FIELD OF THE INVENTION
- BACKGROUND OF THE INVENTION
The present invention relates generally to speech recognition techniques and, more particularly, to methods and apparatus that constrain a vocabulary for such speech recognition systems based on the position of the user.
Portable electronic devices, such as portable computers and personal digital assistants (PDAs), are increasingly popular in today's consumer marketplace. As such portable electronic devices become ever more compact and powerful, they are able to support applications having higher requirements for storage or computing power (or both). For example, many automobiles now include navigational aids that can provide directions or identify local areas of interest, based on the current location of the user. The current location of the user may be automatically obtained, for example, using a global positioning system (GPS) or Radio Frequency Identification (RFID) tags.
Such portable devices offer increased flexibility and convenience, and may be used from virtually any location, or even while traveling. A user, however, may easily become distracted when using a portable device, especially when the device requires a manual input. This is particularly hazardous if the portable device is being used by the driver of an automobile.
A number of techniques have been proposed or developed for automating the input to electronic devices or for otherwise allowing “hands-free” operation. In fact, a number of jurisdictions require drivers that use a cellular telephone to employ a hands-free cellular device, to reduce the number of motor vehicle accidents caused by a driver that is distracted while placing or receiving a telephone call. Currently, user input interfaces for portable devices include miniature keyboards, keypads, touch screens, handwriting recognition systems, and speech recognition.
Speech recognition provides a particularly natural and convenient input interface for portable devices. Generally, a speech recognition interface for a portable computing device converts a user's speech to a text format for processing. Speech recognition can be divided into two basic types, namely, dictation and command and control. Dictation techniques employ a full vocabulary of approximately 100,000 words and allow users to dictate documents. Command and control techniques employ a finite set of possible actions and objects to control specific tasks. Command and control techniques require users to use the explicit words in the vocabulary. For example, if the word “yes” is in the vocabulary, but the word “ok” is not in the vocabulary, the user must say the word “yes” to be recognized (and the word “ok” will be ignored). As command and control tasks and objects are expanded, the recognition accuracy degrades.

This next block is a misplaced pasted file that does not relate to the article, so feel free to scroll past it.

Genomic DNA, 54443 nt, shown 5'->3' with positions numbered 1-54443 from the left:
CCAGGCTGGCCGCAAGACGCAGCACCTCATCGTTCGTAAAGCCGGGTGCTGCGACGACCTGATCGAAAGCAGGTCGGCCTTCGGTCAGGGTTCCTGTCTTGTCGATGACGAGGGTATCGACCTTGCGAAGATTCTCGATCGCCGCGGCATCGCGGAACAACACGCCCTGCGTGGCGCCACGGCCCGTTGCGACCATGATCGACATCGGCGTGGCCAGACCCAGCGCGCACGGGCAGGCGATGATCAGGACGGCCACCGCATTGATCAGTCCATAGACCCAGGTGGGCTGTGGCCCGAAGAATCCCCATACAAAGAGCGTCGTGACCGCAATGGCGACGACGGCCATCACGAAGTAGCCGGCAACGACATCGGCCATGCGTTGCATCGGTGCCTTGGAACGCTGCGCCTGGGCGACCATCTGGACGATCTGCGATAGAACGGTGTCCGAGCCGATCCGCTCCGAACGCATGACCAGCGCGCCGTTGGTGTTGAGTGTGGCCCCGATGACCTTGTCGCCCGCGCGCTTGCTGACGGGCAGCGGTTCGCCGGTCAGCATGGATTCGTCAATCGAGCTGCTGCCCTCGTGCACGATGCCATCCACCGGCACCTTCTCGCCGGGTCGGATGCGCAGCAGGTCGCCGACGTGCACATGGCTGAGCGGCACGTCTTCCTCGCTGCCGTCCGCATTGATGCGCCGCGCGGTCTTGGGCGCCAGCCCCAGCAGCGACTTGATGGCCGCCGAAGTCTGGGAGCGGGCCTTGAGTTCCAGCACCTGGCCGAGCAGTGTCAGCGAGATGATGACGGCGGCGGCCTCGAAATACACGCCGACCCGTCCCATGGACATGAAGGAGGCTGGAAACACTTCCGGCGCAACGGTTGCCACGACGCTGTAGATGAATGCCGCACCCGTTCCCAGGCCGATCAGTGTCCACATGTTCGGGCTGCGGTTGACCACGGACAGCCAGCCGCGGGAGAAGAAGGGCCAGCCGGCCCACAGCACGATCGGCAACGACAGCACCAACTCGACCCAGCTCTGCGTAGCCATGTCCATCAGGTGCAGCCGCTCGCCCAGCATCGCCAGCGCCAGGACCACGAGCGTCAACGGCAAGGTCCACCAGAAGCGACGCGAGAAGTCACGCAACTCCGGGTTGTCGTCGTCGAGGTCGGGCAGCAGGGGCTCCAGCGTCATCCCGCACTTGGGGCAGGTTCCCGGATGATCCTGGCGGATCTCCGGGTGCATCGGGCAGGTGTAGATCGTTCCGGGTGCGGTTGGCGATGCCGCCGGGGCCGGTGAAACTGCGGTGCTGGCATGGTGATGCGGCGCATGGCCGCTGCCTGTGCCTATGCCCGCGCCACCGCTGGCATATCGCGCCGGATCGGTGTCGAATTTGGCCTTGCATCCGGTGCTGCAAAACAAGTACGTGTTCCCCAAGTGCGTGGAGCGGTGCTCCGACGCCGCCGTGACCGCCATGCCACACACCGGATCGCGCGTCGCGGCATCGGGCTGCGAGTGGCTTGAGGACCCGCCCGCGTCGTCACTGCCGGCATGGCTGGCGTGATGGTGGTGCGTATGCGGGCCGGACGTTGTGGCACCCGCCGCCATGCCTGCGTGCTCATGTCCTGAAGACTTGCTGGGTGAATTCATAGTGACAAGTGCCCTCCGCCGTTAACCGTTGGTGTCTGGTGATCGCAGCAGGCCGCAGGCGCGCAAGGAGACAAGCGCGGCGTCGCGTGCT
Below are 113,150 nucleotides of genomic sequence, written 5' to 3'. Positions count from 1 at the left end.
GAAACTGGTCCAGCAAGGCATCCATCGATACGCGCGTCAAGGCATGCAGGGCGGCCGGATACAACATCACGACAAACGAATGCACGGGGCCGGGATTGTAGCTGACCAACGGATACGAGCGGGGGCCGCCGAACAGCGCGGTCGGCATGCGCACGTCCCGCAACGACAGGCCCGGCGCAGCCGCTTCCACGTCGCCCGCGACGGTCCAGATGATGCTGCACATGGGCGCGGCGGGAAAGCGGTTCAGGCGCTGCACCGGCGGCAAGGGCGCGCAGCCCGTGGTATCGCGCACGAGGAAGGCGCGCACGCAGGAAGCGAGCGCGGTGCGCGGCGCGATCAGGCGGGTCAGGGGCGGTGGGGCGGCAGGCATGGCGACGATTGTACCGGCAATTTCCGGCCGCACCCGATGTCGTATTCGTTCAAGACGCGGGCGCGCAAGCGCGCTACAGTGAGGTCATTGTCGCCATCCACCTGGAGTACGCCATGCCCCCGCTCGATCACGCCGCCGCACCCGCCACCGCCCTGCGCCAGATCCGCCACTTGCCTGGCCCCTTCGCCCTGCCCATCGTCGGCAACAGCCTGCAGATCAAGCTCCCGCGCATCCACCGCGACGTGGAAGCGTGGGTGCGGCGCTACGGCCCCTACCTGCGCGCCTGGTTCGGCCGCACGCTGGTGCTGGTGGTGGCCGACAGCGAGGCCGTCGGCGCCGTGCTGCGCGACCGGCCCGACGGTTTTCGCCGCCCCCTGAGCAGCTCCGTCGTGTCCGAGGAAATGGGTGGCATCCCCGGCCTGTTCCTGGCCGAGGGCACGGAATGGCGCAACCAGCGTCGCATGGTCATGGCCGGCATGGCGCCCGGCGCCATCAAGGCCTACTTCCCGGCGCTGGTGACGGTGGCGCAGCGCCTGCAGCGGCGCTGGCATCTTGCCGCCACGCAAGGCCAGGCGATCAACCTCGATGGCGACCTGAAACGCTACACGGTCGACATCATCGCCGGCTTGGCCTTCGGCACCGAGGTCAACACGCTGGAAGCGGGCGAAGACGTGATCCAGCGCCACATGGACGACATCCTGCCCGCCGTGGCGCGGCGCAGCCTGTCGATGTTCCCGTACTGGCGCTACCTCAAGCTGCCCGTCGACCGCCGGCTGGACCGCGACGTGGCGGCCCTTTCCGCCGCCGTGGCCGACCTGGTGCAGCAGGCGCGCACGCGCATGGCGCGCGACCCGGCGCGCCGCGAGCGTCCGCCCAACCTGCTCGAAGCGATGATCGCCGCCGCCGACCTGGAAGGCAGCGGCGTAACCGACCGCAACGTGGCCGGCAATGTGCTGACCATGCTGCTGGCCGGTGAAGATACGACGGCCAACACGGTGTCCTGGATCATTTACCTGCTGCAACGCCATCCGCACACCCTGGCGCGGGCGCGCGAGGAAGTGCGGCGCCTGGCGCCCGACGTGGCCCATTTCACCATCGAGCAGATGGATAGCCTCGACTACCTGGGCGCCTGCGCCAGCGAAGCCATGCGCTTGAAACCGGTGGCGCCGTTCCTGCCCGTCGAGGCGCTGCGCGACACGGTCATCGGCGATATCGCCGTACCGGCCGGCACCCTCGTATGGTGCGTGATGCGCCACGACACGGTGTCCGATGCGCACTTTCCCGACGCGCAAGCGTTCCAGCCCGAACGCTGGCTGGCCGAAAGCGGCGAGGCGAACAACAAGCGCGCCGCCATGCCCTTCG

- SUMMARY OF THE INVENTION
Most commercially available speech recognition products, such as the ViaVoice™ speech recognition system, commercially available from IBM Corporation of Armonk, N.Y., offer both dictation and command and control capabilities. Other hardware manufactures have created small command and control speech recognition systems for specific limited applications, such as the control of the accessories in an automobile. While dictation techniques generally offer considerable flexibility at the expense of transcription accuracy, command and control techniques tend to offer greater accuracy with significantly constrained flexibility. A need therefore exists for a speech recognition system that offers the benefits of both dictation and command and control techniques. A further need exists for a speech recognition system that employs a vocabulary containing a rich set entries that are most likely to be utilized. Yet another need exists for an improved speech recognition interface for a personal computing device.
A speech recognition input interface for a portable computing device is disclosed that limits the geographic references in a speech recognition vocabulary, such as street names, local landmarks and points of interest, to those geographic references that are within a predefined distance of the current location of a user. The predefined distance may be varied, for example, in accordance with the expected range of a user. Thus, the present invention provides a vocabulary containing only those entries that are most likely to be utilized by the speech recognition system, based on the current location and expected range of the user.
In an exemplary navigation system embodiment, an improved speech recognition interface is used in conjunction with a position location device that determines a current location of a user within a geographic domain. A limiting process generates a navigational vocabulary containing geographic references that are most likely to be utilized, in order to improve the accuracy of the speech recognition interface.
BRIEF DESCRIPTION OF THE DRAWINGS